Skip header and navigation

2 records – page 1 of 1.

Evaporative cooling over the Tibetan Plateau induced by vegetation growth.

https://arctichealth.org/en/permalink/ahliterature264529
Source
Proc Natl Acad Sci U S A. 2015 Jul 13;
Publication Type
Article
Date
Jul-13-2015
Author
Miaogen Shen
Shilong Piao
Su-Jong Jeong
Liming Zhou
Zhenzhong Zeng
Philippe Ciais
Deliang Chen
Mengtian Huang
Chun-Sil Jin
Laurent Z X Li
Yue Li
Ranga B Myneni
Kun Yang
Gengxin Zhang
Yangjian Zhang
Tandong Yao
Source
Proc Natl Acad Sci U S A. 2015 Jul 13;
Date
Jul-13-2015
Language
English
Publication Type
Article
Abstract
In the Arctic, climate warming enhances vegetation activity by extending the length of the growing season and intensifying maximum rates of productivity. In turn, increased vegetation productivity reduces albedo, which causes a positive feedback on temperature. Over the Tibetan Plateau (TP), regional vegetation greening has also been observed in response to recent warming. Here, we show that in contrast to arctic regions, increased growing season vegetation activity over the TP may have attenuated surface warming. This negative feedback on growing season vegetation temperature is attributed to enhanced evapotranspiration (ET). The extra energy available at the surface, which results from lower albedo, is efficiently dissipated by evaporative cooling. The net effect is a decrease in daily maximum temperature and the diurnal temperature range, which is supported by statistical analyses of in situ observations and by decomposition of the surface energy budget. A daytime cooling effect from increased vegetation activity is also modeled from a set of regional weather research and forecasting (WRF) mesoscale model simulations, but with a magnitude smaller than observed, likely because the WRF model simulates a weaker ET enhancement. Our results suggest that actions to restore native grasslands in degraded areas, roughly one-third of the plateau, will both facilitate a sustainable ecological development in this region and have local climate cobenefits. More accurate simulations of the biophysical coupling between the land surface and the atmosphere are needed to help understand regional climate change over the TP, and possible larger scale feedbacks between climate in the TP and the Asian monsoon system.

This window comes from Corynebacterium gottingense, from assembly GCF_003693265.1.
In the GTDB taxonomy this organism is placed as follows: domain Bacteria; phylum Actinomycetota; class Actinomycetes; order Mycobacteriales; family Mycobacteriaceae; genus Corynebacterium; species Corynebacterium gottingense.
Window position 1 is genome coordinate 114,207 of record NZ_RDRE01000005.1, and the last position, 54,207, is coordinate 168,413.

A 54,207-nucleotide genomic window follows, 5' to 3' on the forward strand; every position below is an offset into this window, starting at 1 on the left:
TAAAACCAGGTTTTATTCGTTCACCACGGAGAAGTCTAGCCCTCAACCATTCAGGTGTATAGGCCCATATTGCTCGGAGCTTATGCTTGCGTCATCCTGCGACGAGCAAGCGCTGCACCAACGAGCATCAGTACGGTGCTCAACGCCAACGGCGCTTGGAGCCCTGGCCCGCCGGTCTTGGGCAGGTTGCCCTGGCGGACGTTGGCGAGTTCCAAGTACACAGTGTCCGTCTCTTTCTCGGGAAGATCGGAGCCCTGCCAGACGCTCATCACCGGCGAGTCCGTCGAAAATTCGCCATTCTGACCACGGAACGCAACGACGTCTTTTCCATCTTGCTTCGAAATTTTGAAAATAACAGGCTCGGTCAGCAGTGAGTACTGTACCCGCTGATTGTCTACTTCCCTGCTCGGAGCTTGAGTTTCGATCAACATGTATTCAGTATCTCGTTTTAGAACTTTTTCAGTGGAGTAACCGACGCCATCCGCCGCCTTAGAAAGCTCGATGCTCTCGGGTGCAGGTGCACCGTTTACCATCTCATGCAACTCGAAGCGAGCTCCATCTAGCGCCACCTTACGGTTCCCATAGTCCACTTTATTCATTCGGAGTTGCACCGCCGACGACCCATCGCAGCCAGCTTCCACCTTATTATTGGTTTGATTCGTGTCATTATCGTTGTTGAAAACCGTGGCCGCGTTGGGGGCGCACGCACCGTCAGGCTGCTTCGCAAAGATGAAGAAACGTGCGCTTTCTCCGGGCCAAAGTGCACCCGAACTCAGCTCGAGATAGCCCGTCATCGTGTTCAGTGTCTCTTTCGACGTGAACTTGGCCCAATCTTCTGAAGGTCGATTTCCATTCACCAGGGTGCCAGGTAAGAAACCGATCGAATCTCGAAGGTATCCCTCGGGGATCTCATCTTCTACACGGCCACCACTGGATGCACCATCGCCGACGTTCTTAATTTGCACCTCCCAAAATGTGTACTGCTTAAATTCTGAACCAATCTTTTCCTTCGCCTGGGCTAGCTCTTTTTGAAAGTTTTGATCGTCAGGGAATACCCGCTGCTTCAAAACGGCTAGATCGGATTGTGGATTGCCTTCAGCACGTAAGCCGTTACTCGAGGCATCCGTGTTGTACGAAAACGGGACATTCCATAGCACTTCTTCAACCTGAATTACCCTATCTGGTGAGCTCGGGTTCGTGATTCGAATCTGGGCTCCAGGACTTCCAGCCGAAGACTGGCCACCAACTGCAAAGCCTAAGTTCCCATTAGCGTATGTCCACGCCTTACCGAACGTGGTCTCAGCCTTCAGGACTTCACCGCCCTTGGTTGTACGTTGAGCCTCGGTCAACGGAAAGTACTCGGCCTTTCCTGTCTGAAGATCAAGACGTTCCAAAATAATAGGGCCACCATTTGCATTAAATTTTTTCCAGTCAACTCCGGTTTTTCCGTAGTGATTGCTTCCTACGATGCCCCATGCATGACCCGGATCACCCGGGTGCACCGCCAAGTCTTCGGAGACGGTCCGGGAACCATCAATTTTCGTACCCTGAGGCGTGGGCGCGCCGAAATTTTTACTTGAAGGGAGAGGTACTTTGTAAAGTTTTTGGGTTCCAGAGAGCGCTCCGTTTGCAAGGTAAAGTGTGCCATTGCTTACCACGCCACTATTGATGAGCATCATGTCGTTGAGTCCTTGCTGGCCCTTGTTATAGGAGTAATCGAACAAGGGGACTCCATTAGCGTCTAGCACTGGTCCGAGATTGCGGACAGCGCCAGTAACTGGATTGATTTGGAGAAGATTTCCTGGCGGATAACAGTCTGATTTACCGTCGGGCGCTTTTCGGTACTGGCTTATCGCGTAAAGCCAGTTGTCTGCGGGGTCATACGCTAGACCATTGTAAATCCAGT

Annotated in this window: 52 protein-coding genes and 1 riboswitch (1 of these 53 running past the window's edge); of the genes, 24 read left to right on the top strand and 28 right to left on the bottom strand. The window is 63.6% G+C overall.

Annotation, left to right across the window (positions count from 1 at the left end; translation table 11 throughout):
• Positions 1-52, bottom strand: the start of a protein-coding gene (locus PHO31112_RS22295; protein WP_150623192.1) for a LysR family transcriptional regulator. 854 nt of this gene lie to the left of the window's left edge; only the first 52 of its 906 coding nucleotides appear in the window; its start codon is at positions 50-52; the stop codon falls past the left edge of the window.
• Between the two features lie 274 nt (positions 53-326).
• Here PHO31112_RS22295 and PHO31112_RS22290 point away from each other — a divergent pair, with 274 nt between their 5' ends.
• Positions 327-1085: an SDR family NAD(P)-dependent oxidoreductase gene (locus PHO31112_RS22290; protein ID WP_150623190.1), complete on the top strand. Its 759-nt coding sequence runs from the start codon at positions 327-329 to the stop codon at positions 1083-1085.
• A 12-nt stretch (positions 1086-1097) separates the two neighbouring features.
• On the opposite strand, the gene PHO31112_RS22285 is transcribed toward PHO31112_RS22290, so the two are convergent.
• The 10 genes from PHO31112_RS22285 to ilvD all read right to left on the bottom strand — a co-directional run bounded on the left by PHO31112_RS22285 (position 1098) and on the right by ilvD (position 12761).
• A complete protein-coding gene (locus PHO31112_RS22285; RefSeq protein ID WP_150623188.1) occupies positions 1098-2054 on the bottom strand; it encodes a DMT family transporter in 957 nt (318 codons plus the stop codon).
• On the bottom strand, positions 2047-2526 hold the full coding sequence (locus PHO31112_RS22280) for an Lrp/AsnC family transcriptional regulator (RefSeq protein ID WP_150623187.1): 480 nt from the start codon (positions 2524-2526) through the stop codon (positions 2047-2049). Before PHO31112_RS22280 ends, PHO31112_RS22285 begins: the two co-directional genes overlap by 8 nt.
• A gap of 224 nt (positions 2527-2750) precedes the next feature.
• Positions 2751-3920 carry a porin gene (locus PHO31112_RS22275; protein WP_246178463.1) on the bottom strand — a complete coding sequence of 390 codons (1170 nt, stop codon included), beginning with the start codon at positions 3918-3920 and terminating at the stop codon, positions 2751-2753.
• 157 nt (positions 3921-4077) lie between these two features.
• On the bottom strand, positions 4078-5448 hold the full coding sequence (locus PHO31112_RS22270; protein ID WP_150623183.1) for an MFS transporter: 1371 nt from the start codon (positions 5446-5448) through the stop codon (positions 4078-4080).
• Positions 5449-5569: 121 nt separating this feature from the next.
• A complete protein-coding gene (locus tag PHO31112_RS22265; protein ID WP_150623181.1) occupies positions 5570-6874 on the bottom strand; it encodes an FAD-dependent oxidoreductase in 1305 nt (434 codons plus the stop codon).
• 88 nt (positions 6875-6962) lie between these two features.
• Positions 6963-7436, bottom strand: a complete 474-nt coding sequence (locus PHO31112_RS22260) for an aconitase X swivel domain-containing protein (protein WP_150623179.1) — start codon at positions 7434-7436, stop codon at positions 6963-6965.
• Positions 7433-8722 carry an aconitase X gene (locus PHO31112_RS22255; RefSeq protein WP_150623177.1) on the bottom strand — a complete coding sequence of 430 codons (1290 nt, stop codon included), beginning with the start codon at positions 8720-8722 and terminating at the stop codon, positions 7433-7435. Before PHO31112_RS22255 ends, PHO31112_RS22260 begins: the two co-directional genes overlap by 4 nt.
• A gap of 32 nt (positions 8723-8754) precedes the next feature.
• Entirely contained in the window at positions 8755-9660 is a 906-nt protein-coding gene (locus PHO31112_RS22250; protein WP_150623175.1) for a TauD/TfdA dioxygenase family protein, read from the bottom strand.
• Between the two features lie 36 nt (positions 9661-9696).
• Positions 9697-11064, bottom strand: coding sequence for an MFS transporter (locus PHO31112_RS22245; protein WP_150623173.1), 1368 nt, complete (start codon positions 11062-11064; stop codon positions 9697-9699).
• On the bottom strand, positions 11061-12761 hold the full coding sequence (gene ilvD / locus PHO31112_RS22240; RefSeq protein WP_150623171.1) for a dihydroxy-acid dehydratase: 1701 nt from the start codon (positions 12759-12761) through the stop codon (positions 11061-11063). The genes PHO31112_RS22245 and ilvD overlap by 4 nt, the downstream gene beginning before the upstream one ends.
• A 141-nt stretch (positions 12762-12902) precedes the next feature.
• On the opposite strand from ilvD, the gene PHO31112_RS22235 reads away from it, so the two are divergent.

PubMed ID
26170316 View in PubMed
Less detail

Extensive fires in southeastern Siberian permafrost linked to preceding Arctic Oscillation.

https://arctichealth.org/en/permalink/ahliterature307310
Source
Sci Adv. 2020 01; 6(2):eaax3308
Publication Type
Journal Article
Research Support, Non-U.S. Gov't
Date
01-2020
Author
Jin-Soo Kim
Jong-Seong Kug
Su-Jong Jeong
Hotaek Park
Gabriela Schaepman-Strub
Author Affiliation
School of GeoSciences, University of Edinburgh, Edinburgh, UK.
Source
Sci Adv. 2020 01; 6(2):eaax3308
Date
01-2020
Language
English
Publication Type
Journal Article
Research Support, Non-U.S. Gov't
Abstract
Carbon release through boreal fires could considerably accelerate Arctic warming; however, boreal fire occurrence mechanisms and dynamics remain largely unknown. Here, we analyze fire activity and relevant large-scale atmospheric conditions over southeastern Siberia, which has the largest burned area fraction in the circumboreal and high-level carbon emissions due to high-density peatlands. It is found that the annual burned area increased when a positive Arctic Oscillation (AO) takes place in early months of the year, despite peak fire season occurring 1 to 2 months later. A local high-pressure system linked to the AO drives a high-temperature anomaly in late winter, causing premature snowmelt. This causes earlier ground surface exposure and drier ground in spring due to enhanced evaporation, promoting fire spreading. Recently, southeastern Siberia has experienced warming and snow retreat; therefore, southeastern Siberia requires appropriate fire management strategies to prevent massive carbon release and accelerated global warming.
PubMed ID
31934623 View in PubMed
Less detail